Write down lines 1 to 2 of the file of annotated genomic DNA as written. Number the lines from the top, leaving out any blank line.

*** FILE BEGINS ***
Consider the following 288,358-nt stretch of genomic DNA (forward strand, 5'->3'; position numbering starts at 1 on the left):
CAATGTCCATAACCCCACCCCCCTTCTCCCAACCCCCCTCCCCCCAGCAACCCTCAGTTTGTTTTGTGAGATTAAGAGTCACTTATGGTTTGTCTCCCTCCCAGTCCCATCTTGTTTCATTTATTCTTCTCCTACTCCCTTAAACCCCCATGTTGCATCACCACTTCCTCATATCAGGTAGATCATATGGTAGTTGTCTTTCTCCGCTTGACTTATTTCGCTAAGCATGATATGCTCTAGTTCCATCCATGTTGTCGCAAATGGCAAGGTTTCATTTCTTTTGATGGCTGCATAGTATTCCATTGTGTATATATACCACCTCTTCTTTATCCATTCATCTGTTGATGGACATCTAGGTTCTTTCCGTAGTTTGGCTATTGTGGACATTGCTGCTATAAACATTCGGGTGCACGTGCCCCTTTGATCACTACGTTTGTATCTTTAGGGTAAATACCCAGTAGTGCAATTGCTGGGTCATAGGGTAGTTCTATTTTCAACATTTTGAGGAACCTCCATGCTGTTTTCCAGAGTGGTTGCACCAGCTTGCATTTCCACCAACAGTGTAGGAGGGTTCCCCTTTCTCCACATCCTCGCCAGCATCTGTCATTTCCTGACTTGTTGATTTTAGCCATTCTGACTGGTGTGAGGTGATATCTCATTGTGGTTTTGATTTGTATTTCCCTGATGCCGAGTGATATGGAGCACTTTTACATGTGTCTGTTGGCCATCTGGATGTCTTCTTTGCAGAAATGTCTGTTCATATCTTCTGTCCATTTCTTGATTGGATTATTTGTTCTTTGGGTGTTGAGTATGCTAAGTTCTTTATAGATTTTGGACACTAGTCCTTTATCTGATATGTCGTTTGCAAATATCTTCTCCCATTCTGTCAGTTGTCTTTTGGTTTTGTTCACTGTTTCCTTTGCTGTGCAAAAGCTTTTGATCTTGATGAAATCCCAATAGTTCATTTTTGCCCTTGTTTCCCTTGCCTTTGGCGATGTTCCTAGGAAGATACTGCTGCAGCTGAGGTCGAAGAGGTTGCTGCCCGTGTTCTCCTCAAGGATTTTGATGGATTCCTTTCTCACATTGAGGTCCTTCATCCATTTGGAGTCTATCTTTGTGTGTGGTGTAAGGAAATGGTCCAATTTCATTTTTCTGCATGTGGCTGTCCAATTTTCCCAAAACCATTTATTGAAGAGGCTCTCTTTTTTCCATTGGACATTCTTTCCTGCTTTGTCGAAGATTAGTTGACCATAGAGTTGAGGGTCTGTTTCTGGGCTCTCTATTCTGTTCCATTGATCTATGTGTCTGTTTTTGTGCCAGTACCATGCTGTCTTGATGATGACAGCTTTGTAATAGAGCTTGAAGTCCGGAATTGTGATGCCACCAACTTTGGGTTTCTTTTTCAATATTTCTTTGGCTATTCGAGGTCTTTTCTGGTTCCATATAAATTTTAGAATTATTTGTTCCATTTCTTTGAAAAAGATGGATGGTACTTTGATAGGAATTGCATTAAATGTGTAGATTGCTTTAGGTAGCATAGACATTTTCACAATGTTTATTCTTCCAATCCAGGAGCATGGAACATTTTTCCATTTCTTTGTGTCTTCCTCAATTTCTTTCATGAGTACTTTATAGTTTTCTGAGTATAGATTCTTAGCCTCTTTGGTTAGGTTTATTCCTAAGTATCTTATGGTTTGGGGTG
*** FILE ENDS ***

Consider the following 288,358-nt stretch of genomic DNA (forward strand, 5'->3'; position numbering starts at 1 on the left):
CAATGTCCATAACCCCACCCCCCTTCTCCCAACCCCCCTCCCCCCAGCAACCCTCAGTTTGTTTTGTGAGATTAAGAGTCACTTATGGTTTGTCTCCCTCCCAGTCCCATCTTGTTTCATTTATTCTTCTCCTACTCCCTTAAACCCCCATGTTGCATCACCACTTCCTCATATCAGGTAGATCATATGGTAGTTGTCTTTCTCCGCTTGACTTATTTCGCTAAGCATGATATGCTCTAGTTCCATCCATGTTGTCGCAAATGGCAAGGTTTCATTTCTTTTGATGGCTGCATAGTATTCCATTGTGTATATATACCACCTCTTCTTTATCCATTCATCTGTTGATGGACATCTAGGTTCTTTCCGTAGTTTGGCTATTGTGGACATTGCTGCTATAAACATTCGGGTGCACGTGCCCCTTTGATCACTACGTTTGTATCTTTAGGGTAAATACCCAGTAGTGCAATTGCTGGGTCATAGGGTAGTTCTATTTTCAACATTTTGAGGAACCTCCATGCTGTTTTCCAGAGTGGTTGCACCAGCTTGCATTTCCACCAACAGTGTAGGAGGGTTCCCCTTTCTCCACATCCTCGCCAGCATCTGTCATTTCCTGACTTGTTGATTTTAGCCATTCTGACTGGTGTGAGGTGATATCTCATTGTGGTTTTGATTTGTATTTCCCTGATGCCGAGTGATATGGAGCACTTTTACATGTGTCTGTTGGCCATCTGGATGTCTTCTTTGCAGAAATGTCTGTTCATATCTTCTGTCCATTTCTTGATTGGATTATTTGTTCTTTGGGTGTTGAGTATGCTAAGTTCTTTATAGATTTTGGACACTAGTCCTTTATCTGATATGTCGTTTGCAAATATCTTCTCCCATTCTGTCAGTTGTCTTTTGGTTTTGTTCACTGTTTCCTTTGCTGTGCAAAAGCTTTTGATCTTGATGAAATCCCAATAGTTCATTTTTGCCCTTGTTTCCCTTGCCTTTGGCGATGTTCCTAGGAAGATACTGCTGCAGCTGAGGTCGAAGAGGTTGCTGCCCGTGTTCTCCTCAAGGATTTTGATGGATTCCTTTCTCACATTGAGGTCCTTCATCCATTTGGAGTCTATCTTTGTGTGTGGTGTAAGGAAATGGTCCAATTTCATTTTTCTGCATGTGGCTGTCCAATTTTCCCAAAACCATTTATTGAAGAGGCTCTCTTTTTTCCATTGGACATTCTTTCCTGCTTTGTCGAAGATTAGTTGACCATAGAGTTGAGGGTCTGTTTCTGGGCTCTCTATTCTGTTCCATTGATCTATGTGTCTGTTTTTGTGCCAGTACCATGCTGTCTTGATGATGACAGCTTTGTAATAGAGCTTGAAGTCCGGAATTGTGATGCCACCAACTTTGGGTTTCTTTTTCAATATTTCTTTGGCTATTCGAGGTCTTTTCTGGTTCCATATAAATTTTAGAATTATTTGTTCCATTTCTTTGAAAAAGATGGATGGTACTTTGATAGGAATTGCATTAAATGTGTAGATTGCTTTAGGTAGCATAGACATTTTCACAATGTTTATTCTTCCAATCCAGGAGCATGGAACATTTTTCCATTTCTTTGTGTCTTCCTCAATTTCTTTCATGAGTACTTTATAGTTTTCTGAGTATAGATTCTTAGCCTCTTTGGTTAGGTTTATTCCTAAGTATCTTATGGTTTGGGGTG